Breathing with Leaves: An Authenticity Project Guest Post by Leah Harrod Rupp
Apr 10 2016
From April 7-20, I’ve asked some friends whose hearts I trust to participate in The Authenticity Project. The goal? To share something true. I gave these folks very loose parameters — no word count, no guidelines, no rules to follow — and I asked them to be free with what’s real for them these days, whether that reality is thoughtful or funny or poignant or ridiculous. I hope you enjoy meeting these people as much as I enjoy counting them among my friends.
Breathing with Leaves
An Authenticity Project Guest Post by Leah Harrod Rupp
The trees in front of this house are big and beautiful and every year in October, the leaves carpet the lawn and porch. Today as we shuffled through the piles that you proudly raked yourself, I was remembering the first time we raked these leaves together. You were eight weeks old and I had you wrapped up onto my body on the sunniest of fall days. Your dad was going to be working late so I decided to surprise him by getting some raking done. We only got a small corner accomplished that day but I will remember it forever.
I had spent the weeks prior in a very dark place. We were waking up every two hours in the night to feed you because you weren’t gaining weight. Your dad was in the middle of his busy season and was struggling to meet his work deadlines. My breasts were swollen, my bottom was torn. I felt so alone and had no idea how to reach out for help. I couldn’t shake the fog that had settled in around me and the feeling that I was sinking. During my brief stretches of sleep I had nightmares that you were floating down a river alone or that I had forgotten to feed you for days. I woke up with my heart pounding and always reached over to feel your breathing, not relaxing until I felt your chest rise and fall.
I cried to my mom on the phone and said, “What happened to my life. What have I done?” And let me be clear when I say that I was never for one second doubting why I brought you here, or if it was worth it. I was just doubting this arrangement that seemed so flawed to me. The one where you needed to rely on me with every ounce of your being while I was just barely holding on to my sanity.
My mom did the best thing possible during our phone conversation. She gave me hope that things would get better. Soon she promised. Soon. Before you know it. Your body will heal, your hormones will balance, your son will grow, your milk will flow. Things will be ok.
She told me the sun would come out and that before I knew it, I would be walking around in the fresh air, taking you for walks and showing you the world. There will be seasons, she said. You’ll get to watch the leaves change and fall and then grow again. Life keeps moving. Life will go on. I wanted to believe her so badly so I clung to that image of you and I walking around in the sunshine. Living, breathing, moving forward, seeing the light. And it did happen before I knew it.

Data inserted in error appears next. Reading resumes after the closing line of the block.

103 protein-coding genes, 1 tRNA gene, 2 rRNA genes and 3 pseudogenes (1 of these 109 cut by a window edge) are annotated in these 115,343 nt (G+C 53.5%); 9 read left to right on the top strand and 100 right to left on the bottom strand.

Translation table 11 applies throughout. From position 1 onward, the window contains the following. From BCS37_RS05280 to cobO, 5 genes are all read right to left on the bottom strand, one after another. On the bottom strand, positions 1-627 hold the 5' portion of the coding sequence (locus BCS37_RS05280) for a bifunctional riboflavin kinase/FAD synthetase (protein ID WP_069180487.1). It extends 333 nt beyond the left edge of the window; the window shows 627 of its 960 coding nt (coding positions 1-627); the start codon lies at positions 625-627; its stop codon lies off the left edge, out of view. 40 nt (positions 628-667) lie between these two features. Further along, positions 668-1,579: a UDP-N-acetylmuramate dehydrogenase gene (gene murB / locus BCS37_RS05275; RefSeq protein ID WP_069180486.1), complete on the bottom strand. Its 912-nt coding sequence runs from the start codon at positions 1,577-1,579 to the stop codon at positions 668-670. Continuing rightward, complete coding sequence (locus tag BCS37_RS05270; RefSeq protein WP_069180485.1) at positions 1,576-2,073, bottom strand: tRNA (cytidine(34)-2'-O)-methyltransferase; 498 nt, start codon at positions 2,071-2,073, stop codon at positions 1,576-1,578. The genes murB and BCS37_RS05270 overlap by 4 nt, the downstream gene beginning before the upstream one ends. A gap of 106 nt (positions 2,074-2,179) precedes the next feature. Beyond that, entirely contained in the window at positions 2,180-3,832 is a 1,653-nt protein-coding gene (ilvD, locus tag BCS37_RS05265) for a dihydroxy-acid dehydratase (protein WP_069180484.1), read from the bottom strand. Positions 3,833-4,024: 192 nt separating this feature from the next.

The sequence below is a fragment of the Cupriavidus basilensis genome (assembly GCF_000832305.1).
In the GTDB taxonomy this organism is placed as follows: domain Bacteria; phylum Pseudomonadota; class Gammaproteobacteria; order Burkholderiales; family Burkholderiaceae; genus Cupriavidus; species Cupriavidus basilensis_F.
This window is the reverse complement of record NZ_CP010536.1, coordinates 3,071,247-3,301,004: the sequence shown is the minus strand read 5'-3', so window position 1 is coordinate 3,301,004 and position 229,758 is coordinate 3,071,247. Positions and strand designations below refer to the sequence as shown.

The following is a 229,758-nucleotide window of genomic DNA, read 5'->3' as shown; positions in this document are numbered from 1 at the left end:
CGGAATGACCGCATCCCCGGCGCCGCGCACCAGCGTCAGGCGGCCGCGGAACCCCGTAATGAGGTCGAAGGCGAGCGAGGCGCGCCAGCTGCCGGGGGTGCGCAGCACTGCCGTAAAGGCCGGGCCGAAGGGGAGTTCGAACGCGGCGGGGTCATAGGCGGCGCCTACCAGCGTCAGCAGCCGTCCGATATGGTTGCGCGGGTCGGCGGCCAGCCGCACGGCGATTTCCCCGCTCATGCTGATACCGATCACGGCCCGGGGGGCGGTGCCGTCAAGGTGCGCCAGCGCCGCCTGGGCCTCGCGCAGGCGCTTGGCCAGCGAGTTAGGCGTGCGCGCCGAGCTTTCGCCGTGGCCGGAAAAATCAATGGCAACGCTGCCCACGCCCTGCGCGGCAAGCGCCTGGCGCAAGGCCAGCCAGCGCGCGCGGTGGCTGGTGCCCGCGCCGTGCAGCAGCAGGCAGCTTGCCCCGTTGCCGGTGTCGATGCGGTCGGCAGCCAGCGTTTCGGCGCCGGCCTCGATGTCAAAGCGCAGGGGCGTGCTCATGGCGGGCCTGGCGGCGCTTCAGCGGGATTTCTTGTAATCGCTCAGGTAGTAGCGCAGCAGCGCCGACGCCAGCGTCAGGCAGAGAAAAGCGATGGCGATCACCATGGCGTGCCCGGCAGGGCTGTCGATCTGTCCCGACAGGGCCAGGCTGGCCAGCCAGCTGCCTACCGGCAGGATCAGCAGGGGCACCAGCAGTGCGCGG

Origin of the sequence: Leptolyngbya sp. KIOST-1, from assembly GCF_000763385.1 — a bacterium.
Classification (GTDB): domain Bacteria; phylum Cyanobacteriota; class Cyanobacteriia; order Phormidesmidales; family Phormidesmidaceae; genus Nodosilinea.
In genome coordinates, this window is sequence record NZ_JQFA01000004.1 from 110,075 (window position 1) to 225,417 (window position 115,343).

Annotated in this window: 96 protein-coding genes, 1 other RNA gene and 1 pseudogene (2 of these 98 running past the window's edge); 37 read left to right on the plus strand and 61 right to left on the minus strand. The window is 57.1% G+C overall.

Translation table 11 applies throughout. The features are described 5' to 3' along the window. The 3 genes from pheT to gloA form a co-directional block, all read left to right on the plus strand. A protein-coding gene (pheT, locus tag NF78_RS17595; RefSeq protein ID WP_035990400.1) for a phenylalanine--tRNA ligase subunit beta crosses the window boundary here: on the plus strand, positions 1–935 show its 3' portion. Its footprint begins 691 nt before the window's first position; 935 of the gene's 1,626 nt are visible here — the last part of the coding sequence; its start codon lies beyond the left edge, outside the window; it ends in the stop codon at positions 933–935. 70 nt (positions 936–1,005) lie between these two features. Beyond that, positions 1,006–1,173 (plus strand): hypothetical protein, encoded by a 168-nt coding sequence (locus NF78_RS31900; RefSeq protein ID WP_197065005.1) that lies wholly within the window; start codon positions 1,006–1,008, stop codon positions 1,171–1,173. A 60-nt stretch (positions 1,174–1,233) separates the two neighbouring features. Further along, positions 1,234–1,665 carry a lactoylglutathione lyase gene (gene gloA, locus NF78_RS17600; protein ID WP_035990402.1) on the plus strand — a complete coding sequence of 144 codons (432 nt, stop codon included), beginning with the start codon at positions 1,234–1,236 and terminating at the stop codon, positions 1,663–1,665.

So there I was raking leaves in the front yard with my eight week old baby and I realized that we had made it. We were both feeling strong and you had started to gain weight and sleep longer stretches at night. My body had healed so that I could walk around outside and for the first time, I believed that everything really was going to be ok. I told myself to take a picture in my mind that I would always remember, and I did.
I remember your tiny body pressed against me and your tiny baby toes brushing the flaps of skin on my belly. I remember believing for the first time that maybe I could really learn to be the mama I wanted to be. I remember looking up into the branches that were hanging over our heads and I remember how the sunshine looked as it filtered through the dead leaves. There were shadows, there was work to do, but there was light anyhow.
Tonight, four years later as you fell asleep, you asked if you could climb up onto my tummy. With your head on my chest, your legs dangled clear to my knees and the weight of you caught me by surprise. But even as your body grows, we are getting lighter every day, Love. It’s getting easier to move, easier to dance, easier to face our fears.
When I rolled you off my tummy and onto the bed tonight, I could see the shadows of the trees on the wall, the branches dancing outside our upstairs window. They have seen us rise and fall, rise and fall, so many times while we’ve lived here. Just like your chest does when you’re sleeping.
Rising and falling, ups and downs. Maybe they are just a part of breathing.